Ford Motor Company of Detroit continues to represent the community in which it serves. The Ford-Employees African Ancestry Network hosted its 38th annual Black History Month celebration on Feb. 15, 2019. Held at The Henry, Autograph Collection hotel, media and marketing specialist Lauren M. Sanders served as the mistress of ceremonies for the inspirational event.
Employees and supporters proudly celebrated this year’s theme: Shaping a new generation of leaders to create tomorrow. Upholding a legacy of reverence for leaders from the African American community, FAAN acknowledged four influential trailblazers. The evening’s honorees embody tenacity, innovation and perseverance. Founder of Bags to Butterflies, Michelle Smart; and the founder and CEO of Yunion, Jason Wilson, each received a Community Service Award. Bags to Butterflies is a Detroit-based organization that empowers formerly incarcerated women with transitional employment, resources and a caring network.
Wilson, who recently released his book, Cry Like A Man, has over 14 years of experience in training and developing young Black men. Under his leadership, Yunion has reached more than 10K youth and young adults in Metro Detroit.
Renowned urban planner Sharon Madison; and the former vice president of UAW-Ford National Programs Center, James “Jimmy” Settles Jr., each received a Heritage Award. As the third-generation leader in her family’s architecture, engineering, planning and construction business, Madison secures several seats for women and minorities.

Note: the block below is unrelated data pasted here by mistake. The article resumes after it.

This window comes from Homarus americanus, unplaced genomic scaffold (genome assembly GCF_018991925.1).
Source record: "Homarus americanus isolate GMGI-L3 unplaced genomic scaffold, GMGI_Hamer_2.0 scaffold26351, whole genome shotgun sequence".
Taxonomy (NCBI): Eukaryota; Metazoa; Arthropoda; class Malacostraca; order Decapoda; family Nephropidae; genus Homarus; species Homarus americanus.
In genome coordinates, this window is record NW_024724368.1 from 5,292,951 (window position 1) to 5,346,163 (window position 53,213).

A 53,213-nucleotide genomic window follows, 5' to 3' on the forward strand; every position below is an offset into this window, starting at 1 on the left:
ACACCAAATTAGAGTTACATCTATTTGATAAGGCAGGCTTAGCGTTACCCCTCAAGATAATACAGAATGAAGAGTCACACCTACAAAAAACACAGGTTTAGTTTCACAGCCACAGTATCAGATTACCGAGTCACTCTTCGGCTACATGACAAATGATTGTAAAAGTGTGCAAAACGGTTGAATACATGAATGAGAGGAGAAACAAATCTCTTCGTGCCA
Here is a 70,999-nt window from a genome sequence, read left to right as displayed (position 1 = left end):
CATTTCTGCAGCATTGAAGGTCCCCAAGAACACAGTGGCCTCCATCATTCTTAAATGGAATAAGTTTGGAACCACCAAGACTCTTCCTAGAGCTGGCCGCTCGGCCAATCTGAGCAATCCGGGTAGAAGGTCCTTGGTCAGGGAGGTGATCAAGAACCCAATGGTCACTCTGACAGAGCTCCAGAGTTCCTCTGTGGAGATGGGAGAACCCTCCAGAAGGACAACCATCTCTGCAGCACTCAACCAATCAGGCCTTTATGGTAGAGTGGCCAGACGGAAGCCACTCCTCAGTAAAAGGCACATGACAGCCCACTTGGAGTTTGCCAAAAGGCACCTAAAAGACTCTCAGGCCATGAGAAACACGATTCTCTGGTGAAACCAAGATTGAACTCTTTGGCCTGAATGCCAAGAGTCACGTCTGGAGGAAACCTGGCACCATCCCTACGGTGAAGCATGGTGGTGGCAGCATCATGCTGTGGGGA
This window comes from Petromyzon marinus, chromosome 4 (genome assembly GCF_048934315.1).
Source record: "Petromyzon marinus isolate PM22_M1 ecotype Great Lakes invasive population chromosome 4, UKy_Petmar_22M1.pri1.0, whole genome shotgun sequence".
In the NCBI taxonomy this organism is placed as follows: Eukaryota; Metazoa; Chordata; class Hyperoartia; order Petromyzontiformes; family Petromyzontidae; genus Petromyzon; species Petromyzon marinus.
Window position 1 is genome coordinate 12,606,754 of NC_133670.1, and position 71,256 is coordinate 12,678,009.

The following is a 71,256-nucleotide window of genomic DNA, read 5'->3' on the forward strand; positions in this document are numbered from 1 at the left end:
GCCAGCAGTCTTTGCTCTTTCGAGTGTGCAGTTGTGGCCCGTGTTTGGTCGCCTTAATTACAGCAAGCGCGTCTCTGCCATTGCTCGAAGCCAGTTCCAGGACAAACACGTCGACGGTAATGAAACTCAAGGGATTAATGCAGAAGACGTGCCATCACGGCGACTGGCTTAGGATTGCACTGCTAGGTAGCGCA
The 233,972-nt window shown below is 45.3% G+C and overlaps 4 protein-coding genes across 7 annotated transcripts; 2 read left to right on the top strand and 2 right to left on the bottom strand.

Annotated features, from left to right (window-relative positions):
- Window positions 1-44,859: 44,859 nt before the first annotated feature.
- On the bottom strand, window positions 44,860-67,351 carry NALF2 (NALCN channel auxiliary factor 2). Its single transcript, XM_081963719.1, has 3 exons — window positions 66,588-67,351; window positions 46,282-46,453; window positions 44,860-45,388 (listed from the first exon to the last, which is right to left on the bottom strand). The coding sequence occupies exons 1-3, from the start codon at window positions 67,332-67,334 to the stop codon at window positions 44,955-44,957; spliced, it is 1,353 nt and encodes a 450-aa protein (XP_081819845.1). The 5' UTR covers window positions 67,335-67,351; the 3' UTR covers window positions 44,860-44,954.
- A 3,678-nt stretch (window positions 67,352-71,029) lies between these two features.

Settles, who began his career with Ford Motor Company over 50 years ago, currently leads the city of Detroit’s Department of Neighborhoods. This department oversees district managers who address community concerns.
With contagious zeal, the evening’s keynote speaker, Roslyn Brock, urged the audience to proactively prepare our future leaders. “When they continue, as you have, to grapple with the difficult issues of cultural competency, diversity and inclusion; FAAN, are you ready to win the future?” she asked.
“We need men and women who look like you,” she said while pointing to those surrounding her, “who have mental rightness, clarity of purpose and a burning desire to make this nation what it ought to be: One nation under God, indivisible with liberty and justice — not just for some— but justice for all!”
The NAACP national board of directors chairman emeritus also spoke about how a winning future will look. “When your leaders look into your faces in the plant and in the executive suite, they should see faces of hope and people of action who ain’t afraid to bring to life the whispered narratives of our foreparents who believed that we’ve come too far to back now,” she said.
Featuring classic cuisine from our culture, the buffet had items such as red beans and rice, fried catfish and macaroni and cheese. The Grammy-nominated trio The HamilTones entertained attendees with their soul-soaked harmonies.
Ford Motor Company is proud to call the Ford-employee African Ancestry Network its first employee resource group. Established in 1982, it strives to create an environment where employees of African descent and other minorities are represented at every level of the company.